The Hacker: As I venture into the Bermuda triangle, I am haunted by 007

As a rule, hackers are happy when creating havoc in private, with only their long-suffering playing partners as witnesses. Occasionally, however, they have to face a wider audience. I am today embarking on a trip which will severely test not only my golf but my nerve.

It is difficult to call it an ordeal because it will take place in what I consider to be a golfing paradise: Bermuda. I have been fortunate to visit this enchanting island many times and on this occasion have been invited to take part in the Cambridge Beaches British Airways Celebrity Golf Tournament. Some journalists have been thrown in, to ensure the tone doesn't get too high. But with Britain's greatest Olympic hero, Sir Steven Redgrave, leading the field, the profile is pretty high. Also with us are the Australian rugby star Michael Lynagh, former Scotland and Leeds United captain Gary McAllister and television presenters Charlotte Jackson and Gethin Jones.

We will be competing for the Hackers Cup – coincidentally, I assure you – and I shall be watching carefully to see how many genuine hackers are among us. Celebrity sportsmen have been known to carry dodgy handicaps.

We are playing at Port Royal, which recently staged the PGA Grand Slam of Golf, featuring the four major winners of 2011 and won by the US PGA champion, Keegan Bradley. Renovated at a cost of more than £10 million, Port Royal has a par three which is claimed to be the toughest in the world. But I am determined to stay calm and composed at all times.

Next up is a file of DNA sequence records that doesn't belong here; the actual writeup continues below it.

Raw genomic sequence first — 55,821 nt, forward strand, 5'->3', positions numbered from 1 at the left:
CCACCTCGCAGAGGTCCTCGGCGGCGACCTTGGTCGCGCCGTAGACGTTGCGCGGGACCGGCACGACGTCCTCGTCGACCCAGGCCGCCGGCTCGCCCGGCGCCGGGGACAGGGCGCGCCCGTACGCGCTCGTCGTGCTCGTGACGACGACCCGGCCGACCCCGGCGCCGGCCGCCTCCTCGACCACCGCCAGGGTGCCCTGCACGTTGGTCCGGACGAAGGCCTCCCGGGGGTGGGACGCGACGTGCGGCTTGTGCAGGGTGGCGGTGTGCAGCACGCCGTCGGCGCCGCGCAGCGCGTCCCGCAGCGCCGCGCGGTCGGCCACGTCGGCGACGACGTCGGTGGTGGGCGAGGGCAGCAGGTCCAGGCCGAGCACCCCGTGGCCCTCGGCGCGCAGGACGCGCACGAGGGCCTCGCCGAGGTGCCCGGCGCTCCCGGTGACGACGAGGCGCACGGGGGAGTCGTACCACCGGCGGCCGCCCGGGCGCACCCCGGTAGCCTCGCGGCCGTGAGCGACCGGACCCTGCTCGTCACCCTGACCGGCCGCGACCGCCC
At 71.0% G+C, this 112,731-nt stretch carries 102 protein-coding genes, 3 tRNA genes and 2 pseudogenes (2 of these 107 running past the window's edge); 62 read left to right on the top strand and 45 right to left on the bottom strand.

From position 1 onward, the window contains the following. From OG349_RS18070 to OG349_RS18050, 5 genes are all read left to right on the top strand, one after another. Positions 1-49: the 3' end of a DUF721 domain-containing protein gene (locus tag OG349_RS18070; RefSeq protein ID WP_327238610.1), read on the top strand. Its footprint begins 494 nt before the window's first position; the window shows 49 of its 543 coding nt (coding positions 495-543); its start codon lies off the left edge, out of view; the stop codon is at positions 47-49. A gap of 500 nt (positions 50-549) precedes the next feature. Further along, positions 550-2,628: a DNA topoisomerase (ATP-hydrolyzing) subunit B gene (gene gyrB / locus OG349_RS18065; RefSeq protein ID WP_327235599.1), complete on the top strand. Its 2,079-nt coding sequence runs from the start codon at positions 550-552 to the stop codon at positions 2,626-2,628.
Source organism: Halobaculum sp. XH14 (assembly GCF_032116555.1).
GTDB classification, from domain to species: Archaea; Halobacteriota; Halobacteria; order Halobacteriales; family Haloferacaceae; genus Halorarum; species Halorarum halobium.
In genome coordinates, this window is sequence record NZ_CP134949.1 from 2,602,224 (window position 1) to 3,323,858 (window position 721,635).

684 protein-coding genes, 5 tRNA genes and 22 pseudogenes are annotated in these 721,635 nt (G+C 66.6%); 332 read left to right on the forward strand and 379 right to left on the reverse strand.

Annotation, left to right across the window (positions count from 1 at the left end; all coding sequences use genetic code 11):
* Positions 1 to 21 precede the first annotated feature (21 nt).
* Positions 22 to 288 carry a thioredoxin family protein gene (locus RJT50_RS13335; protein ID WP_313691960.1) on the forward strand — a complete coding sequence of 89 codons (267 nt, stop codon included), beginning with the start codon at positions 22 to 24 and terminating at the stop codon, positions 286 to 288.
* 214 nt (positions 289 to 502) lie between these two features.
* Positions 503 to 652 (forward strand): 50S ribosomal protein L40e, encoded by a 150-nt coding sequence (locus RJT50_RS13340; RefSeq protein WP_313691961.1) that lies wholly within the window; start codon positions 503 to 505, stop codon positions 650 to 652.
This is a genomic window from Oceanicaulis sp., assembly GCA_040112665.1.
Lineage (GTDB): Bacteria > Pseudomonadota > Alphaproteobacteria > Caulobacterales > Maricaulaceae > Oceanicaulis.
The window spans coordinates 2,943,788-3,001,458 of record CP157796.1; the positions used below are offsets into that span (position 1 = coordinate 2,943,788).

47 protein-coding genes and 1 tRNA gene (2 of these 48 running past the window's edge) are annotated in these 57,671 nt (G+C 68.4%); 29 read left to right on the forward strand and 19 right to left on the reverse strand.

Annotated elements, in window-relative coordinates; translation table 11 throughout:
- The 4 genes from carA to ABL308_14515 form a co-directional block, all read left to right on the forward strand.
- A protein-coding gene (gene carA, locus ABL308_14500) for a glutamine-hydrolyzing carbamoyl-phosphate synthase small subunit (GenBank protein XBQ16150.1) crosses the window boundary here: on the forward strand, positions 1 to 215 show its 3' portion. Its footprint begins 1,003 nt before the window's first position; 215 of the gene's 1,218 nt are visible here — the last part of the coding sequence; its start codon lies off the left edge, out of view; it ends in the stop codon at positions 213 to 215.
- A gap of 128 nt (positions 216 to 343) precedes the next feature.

After suffering so many embarrassing moments on golf courses I am sufficiently hardened to humility not to worry any more. However, I still wince at my most cringeworthy moment, which took place at Walton Heath many years ago. I forget the occasion but there were a few celebrities involved. Happily, there weren't any with our group, in which I was partnered with Jack Statter, the then golf correspondent of The Sun and a marvellously eccentric man.

We were playing greensome foursomes, in which each of the pair tees off, they choose the better shot and then play alternately. Just as I was about to take the first drive, I noticed the next group had gathered around the tee. I was less than pleased to see that one of them was Sir Sean Connery.

A very good golfer, Connery is not known for his ability to suffer fools gladly and, I imagine, hackers even less so. This did not improve my state of mind. It is hard to describe what went wrong but the ball flashed off the toe of the club, hit the nearby tee-box, then shot vertically an amazing height into the air. It landed a yard in front of me with a thump that was quite audible in the eerie silence.

Jack rushed to examine the ball. "It's still breathing," he announced, to a welcome roar of laughter from the onlookers. Whether Connery joined in I couldn't tell. I didn't dare look. But there was worse to come. Jack earned another laugh when he said: "Don't pick it up. It might be our better ball."

He then hooked his tee shot out of bounds. Mine was thus the better ball and it was his turn to blush as he took one pace forward to play it.

We called Connery and his pals through as soon as we could and, after we'd finished a crestfallen round, got the hell out of the place.

I shall do my utmost to avoid any similar disgrace in Bermuda.

p.corrigan@independent.co.uk

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